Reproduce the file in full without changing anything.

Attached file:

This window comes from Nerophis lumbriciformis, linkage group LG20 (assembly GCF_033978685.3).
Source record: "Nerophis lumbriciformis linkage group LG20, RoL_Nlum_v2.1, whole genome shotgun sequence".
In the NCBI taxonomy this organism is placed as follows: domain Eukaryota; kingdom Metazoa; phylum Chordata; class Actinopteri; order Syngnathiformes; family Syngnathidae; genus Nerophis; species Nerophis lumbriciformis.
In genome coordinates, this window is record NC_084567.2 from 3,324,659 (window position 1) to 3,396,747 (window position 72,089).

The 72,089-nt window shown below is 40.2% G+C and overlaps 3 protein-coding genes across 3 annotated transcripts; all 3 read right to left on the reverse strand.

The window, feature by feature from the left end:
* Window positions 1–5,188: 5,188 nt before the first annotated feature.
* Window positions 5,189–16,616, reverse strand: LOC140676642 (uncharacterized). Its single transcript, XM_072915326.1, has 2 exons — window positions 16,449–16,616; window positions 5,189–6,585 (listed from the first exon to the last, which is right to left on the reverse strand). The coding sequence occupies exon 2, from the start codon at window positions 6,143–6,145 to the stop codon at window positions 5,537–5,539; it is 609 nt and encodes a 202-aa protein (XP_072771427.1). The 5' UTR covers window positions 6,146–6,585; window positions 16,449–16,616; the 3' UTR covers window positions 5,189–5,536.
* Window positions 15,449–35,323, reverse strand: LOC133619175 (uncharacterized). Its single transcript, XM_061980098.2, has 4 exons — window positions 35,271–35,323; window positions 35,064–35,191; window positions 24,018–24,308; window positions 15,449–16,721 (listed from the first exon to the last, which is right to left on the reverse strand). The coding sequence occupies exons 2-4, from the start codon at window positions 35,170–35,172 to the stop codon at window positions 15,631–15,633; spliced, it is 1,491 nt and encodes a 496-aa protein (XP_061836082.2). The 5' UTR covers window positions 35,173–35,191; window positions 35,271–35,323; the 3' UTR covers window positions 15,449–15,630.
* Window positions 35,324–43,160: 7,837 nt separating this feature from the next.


This window comes from Nerophis lumbriciformis, linkage group LG20 (assembly GCF_033978685.3).
Source record: "Nerophis lumbriciformis linkage group LG20, RoL_Nlum_v2.1, whole genome shotgun sequence".
In the NCBI taxonomy this organism is placed as follows: domain Eukaryota; kingdom Metazoa; phylum Chordata; class Actinopteri; order Syngnathiformes; family Syngnathidae; genus Nerophis; species Nerophis lumbriciformis.
In genome coordinates, this window is record NC_084567.2 from 3,324,659 (window position 1) to 3,396,747 (window position 72,089).

The 72,089-nt window shown below is 40.2% G+C and overlaps 3 protein-coding genes across 3 annotated transcripts; all 3 read right to left on the reverse strand.

The window, feature by feature from the left end:
* Window positions 1–5,188: 5,188 nt before the first annotated feature.
* Window positions 5,189–16,616, reverse strand: LOC140676642 (uncharacterized). Its single transcript, XM_072915326.1, has 2 exons — window positions 16,449–16,616; window positions 5,189–6,585 (listed from the first exon to the last, which is right to left on the reverse strand). The coding sequence occupies exon 2, from the start codon at window positions 6,143–6,145 to the stop codon at window positions 5,537–5,539; it is 609 nt and encodes a 202-aa protein (XP_072771427.1). The 5' UTR covers window positions 6,146–6,585; window positions 16,449–16,616; the 3' UTR covers window positions 5,189–5,536.
* Window positions 15,449–35,323, reverse strand: LOC133619175 (uncharacterized). Its single transcript, XM_061980098.2, has 4 exons — window positions 35,271–35,323; window positions 35,064–35,191; window positions 24,018–24,308; window positions 15,449–16,721 (listed from the first exon to the last, which is right to left on the reverse strand). The coding sequence occupies exons 2-4, from the start codon at window positions 35,170–35,172 to the stop codon at window positions 15,631–15,633; spliced, it is 1,491 nt and encodes a 496-aa protein (XP_061836082.2). The 5' UTR covers window positions 35,173–35,191; window positions 35,271–35,323; the 3' UTR covers window positions 15,449–15,630.
* Window positions 35,324–43,160: 7,837 nt separating this feature from the next.